(Editor’s note: This article was originally published in the July 15, 2006 issue of GameCola, back when GameCola was published in a monthly online magazine format.)
College Park, MD 20740
July 15, 2006
You know, a funny thing happened to me on the way to the Internet the other day. Well, OK, you may not find it that hysterical, but it had me in stitches, slapping my own rear end from the hilarity of it all.
I lost it. Some may say I did that years ago, or, indeed, that I never had “it” to begin with. Those dear Readers would, of course, not know the “it” I’m referring to, which is this month’s Dear Readers itself. Oh, sure, what you’re reading appears to be DR, but it ain’t the real deal. The real thing was way, way cooler, as the real thing tends to be after it no longer exists.
It’s gone. It was stolen, actually—yes, believe it or not, this issue’s gift to humanity was stolen. I was walking back to my apartment from my car (which is a good fifteen-minute hike, I’ll have you know) when I walked by a pit of naked sheep. Of course, you can’t just walk by a pit of naked sheep; you’ve gotta stop, look, see if there’s anyone around so you can ask if you can pet the naked sheep, etc. Well, no one was, but I did it anyway. (I am a rebel. I disobey commands. I am a rebel. A rebel is who I am.) Well, this sheep turned out to be a hooligan—I had a hard copy of DR in my hand, at the time, and he wrenched it way from me. With his teeth, of course—sheep, on the whole, do not have hands.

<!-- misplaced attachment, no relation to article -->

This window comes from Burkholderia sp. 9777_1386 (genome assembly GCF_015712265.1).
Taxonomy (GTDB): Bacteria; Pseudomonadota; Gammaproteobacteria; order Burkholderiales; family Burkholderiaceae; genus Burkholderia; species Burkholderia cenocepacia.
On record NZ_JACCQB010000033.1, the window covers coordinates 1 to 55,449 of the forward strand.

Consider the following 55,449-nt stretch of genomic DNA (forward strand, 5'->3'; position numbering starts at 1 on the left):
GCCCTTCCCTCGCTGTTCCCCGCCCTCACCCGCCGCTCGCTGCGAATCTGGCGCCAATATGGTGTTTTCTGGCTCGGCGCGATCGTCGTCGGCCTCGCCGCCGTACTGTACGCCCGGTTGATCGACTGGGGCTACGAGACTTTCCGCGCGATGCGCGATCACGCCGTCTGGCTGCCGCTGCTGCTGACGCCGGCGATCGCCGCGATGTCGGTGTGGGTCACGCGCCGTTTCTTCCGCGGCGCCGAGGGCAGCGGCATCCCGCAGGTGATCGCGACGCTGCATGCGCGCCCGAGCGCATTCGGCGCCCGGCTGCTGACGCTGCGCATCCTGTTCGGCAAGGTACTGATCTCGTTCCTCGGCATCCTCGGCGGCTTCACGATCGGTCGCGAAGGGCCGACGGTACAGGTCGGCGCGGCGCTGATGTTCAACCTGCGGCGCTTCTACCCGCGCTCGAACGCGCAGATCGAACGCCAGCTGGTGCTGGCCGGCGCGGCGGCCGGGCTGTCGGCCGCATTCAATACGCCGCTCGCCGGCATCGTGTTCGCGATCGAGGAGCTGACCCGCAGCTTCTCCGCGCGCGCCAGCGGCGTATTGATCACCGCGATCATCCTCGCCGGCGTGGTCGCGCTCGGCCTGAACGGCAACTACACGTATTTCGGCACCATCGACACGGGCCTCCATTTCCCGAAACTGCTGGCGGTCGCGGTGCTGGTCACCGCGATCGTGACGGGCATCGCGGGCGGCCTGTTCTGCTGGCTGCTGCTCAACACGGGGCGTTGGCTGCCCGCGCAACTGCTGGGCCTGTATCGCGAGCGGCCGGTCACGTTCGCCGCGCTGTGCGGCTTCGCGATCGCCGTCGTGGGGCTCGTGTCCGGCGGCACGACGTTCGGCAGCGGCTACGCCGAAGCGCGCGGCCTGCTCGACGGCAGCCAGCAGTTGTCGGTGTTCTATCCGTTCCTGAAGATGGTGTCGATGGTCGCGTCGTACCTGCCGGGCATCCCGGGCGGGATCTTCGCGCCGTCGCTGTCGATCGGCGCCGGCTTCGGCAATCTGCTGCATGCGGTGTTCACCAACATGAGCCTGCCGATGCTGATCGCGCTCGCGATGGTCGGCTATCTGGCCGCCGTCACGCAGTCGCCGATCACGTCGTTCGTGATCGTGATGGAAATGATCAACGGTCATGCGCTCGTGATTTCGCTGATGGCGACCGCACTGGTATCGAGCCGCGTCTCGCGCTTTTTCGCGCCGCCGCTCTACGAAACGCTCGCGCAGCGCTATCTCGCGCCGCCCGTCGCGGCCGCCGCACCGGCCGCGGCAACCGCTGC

So I did what any red-blooded South Jersian would do—I hopped over the fence and tackled the sheep to the ground. I had him pinned—locked into a Crippler Crossface, if you must know—and I was ready to take back my masterpiece and chalk it up to one bad apple when a whole freaking HERD of naked sheep appeared out of nowhere and were like “hey, dogpile on the writing god.” They all dove on me, every single one of the naked sheep—dull teeth gnashing, a whole lot of lack of fur everywhere. I was doomed.
And then I looked up to the sky—to him?—through a gap in the mass of flesh, and it was at this point that one of the sheep spoke.
“Ahem,” he started. “Ahem.” And together, we were able to fight off this flock of seemingly feral sheep, but my masterpiece was no more. For the most part. I saw it there, lying in the mud, and only three words were still legible: “To the max.”
“To the max,” I thought. “To. The. Max.” I wasn’t sure what to make of it. But I didn’t dwindle in my ruminations, fearful of another naked sheep assault. I left. He didn’t come with me.
“To the max.” I ponder it now. I’d written it myself, of course, but the words mean nothing by themselves. They’re without context. Without love. Kind of like myself.
In conclusion—because that’s how English teachers say you should signal to the reader that you’re about to conclude—be careful with the things you care for. With the things that are important to you. Hold on to them tight, especially if naked sheep are around. You never know what forces nature might throw at you or what conspiracies the world might have against you. You just never know….
editor in chief